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Bottlenose dolphins use Aberystwyth harbour

As part of a collaboration between Friends of Cardigan Bay and Aberystwyth University, a team of students and members of the public volunteered to participate in a shore-based bottlenose dolphin survey examining when and how bottlenose dolphins use the coastal waters of Aberystwyth. Previous reports from Ceredigion County Council had led to conclusions that in the past, the lack of sightings of dolphins at Aberystwyth highlighted the importance of other areas to this species.

These surveys were only run one day a week however, and anecdotal reports from local residents of frequent dolphin activity in the area did not support this conclusion. Therefore, a more thorough investigation into the use of Aberystwyth waters by bottlenose dolphins was considered to be a priority. The survey was carried out in June and July, for six hours each day from Aberystwyth’s South Beach. Each trained volunteer observer completed 2-hr watches where they recorded weather conditions, boat traffic and dolphin sightings and behaviour. 

Observers collecting data at the survey site.

Observing dolphins

RESULTS: Observers achieved a total of 141 complete two hour watches over the two months. Dolphin sightings were recorded more frequently during conditions when the sea was calmer and the visibility good. Dolphins were sighted on 46% of watches completed in June, and 27% in July.

Although dolphins were sighted less frequently in July, when they did appear, they tended to stay within the harbour area for as much time as in June (on average between 15-20 mins but sometimes as long as 2 hours).

Mothers with baby dolphins (calves) were reported on 40% of watches in June and 31% in July. Indeed, one mother and calf repeatedly occupied the harbour area close to shore much to the delight of onlookers.

Therefore, dolphin sightings were significantly more frequent than previously reported and are consistent with the anecdotal reports. Although direct comparisons between studies are hard to make due to the different methods used, these results are similar to results obtained by other studies for areas within the Cardigan Bay SAC such as Aberporth, New Quay Bird’s Rock and Ynys Lochtyn.

Leaping Dolphin

 

 Bottlenose dolphin leaping at Tan-Y Bwlch, Aberystwyth.


Other findings from this survey indicated a ‘hotspot’ within the harbour area where sightings of bottlenose dolphins were more concentrated. Within this hotspot, foraging behaviour was recorded frequently suggesting this is an area that may provide an important habitat for feeding. An investigation into the landscape of the seabed here revealed that this hotspot is located in a funnel shaped region which is flanked by shallow Castle Rocks to the north and the Trap to the south, and gently slopes upwards towards the beach.
 

Seabed
Topography of the seabed with contours at 1 m interval.


Suggestions of the importance of sandy, gently sloping, shallow habitats for bottlenose dolphins and their offspring are increasingly supported in research literature. One explanation for this may be that these areas offer good conditions for protecting and rearing young as well as for foraging and catching prey. Underwater surveys of the hotspot by trained volunteer divers, revealed a predominantly sandy seabed with patches of boulders to the south.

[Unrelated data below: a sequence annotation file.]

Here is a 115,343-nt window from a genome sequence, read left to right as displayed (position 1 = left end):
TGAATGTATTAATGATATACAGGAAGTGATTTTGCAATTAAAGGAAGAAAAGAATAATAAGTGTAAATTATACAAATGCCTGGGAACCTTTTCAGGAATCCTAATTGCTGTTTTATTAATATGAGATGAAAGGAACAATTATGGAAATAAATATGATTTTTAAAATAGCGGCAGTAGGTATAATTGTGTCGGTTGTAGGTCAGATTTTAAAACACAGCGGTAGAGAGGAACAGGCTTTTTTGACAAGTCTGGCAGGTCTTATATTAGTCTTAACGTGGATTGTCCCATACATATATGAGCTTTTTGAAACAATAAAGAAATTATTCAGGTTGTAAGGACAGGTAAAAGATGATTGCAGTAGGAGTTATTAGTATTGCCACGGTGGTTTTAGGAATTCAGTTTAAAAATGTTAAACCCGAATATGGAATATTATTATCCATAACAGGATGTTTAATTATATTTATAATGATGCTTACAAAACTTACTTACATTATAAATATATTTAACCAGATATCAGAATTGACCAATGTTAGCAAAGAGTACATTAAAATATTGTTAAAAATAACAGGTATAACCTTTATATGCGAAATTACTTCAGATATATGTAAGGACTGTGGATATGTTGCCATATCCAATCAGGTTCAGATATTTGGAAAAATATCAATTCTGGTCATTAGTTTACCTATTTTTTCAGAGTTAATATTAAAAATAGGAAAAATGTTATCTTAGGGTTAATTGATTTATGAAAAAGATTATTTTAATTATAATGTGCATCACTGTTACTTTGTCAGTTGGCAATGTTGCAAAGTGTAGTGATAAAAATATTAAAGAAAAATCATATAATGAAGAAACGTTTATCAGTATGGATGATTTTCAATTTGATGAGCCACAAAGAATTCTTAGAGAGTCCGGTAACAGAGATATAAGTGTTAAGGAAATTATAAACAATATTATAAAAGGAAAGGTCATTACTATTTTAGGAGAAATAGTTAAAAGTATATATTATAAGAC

These habitats provide opportunities to feed off prey such as worms, flatfish and crabs on the sand, as well as sand eels, mullet, salmon, sewin and garfish in the water column. In terms of management strategies for this species, protecting the habitat features of interest to dolphins is equally as significant as protecting the dolphins themselves. Therefore, if bottlenose dolphins are sighted as frequently in Aberystwyth and other regions of Cardigan Bay as they are in areas of the SAC, then surely, a protective and monitoring strategy for this species and the habitats that they utilise should encompass all of Cardigan Bay rather than one small part.

Ceredigion Code of Conduct
 
The Ceredigion Code of Conduct leaflet


For example, the Ceredigion Code of Conduct for Boat Users is widely publicised in New Quay and surrounding areas of the SAC. This Code advises boat users on the appropriate behaviour expected of them when in close proximity to marine mammals. Within Aberystwyth however, no posters or signs advertise this Code and information leaflets were not available from obvious points of contact such as the marina and harbourmaster.

Indeed, when asked, visitors to Aberystwyth especially, were unaware of the Code’s existence and that marine mammals such as dolphins even visited local waters. This lack of information leads to disturbance of marine wildlife and possible injury due to speeding vessels. Therefore, raising awareness to the presence of marine wildlife and educating the public in ways to co-exist harmoniously with marine wildlife is paramount. The subsequent issue of effective monitoring and enforcement of non-compliant behaviour to the Code is also a primary concern. However, the public need to be informed of these issues first before they can change their behaviour.









 

 

 

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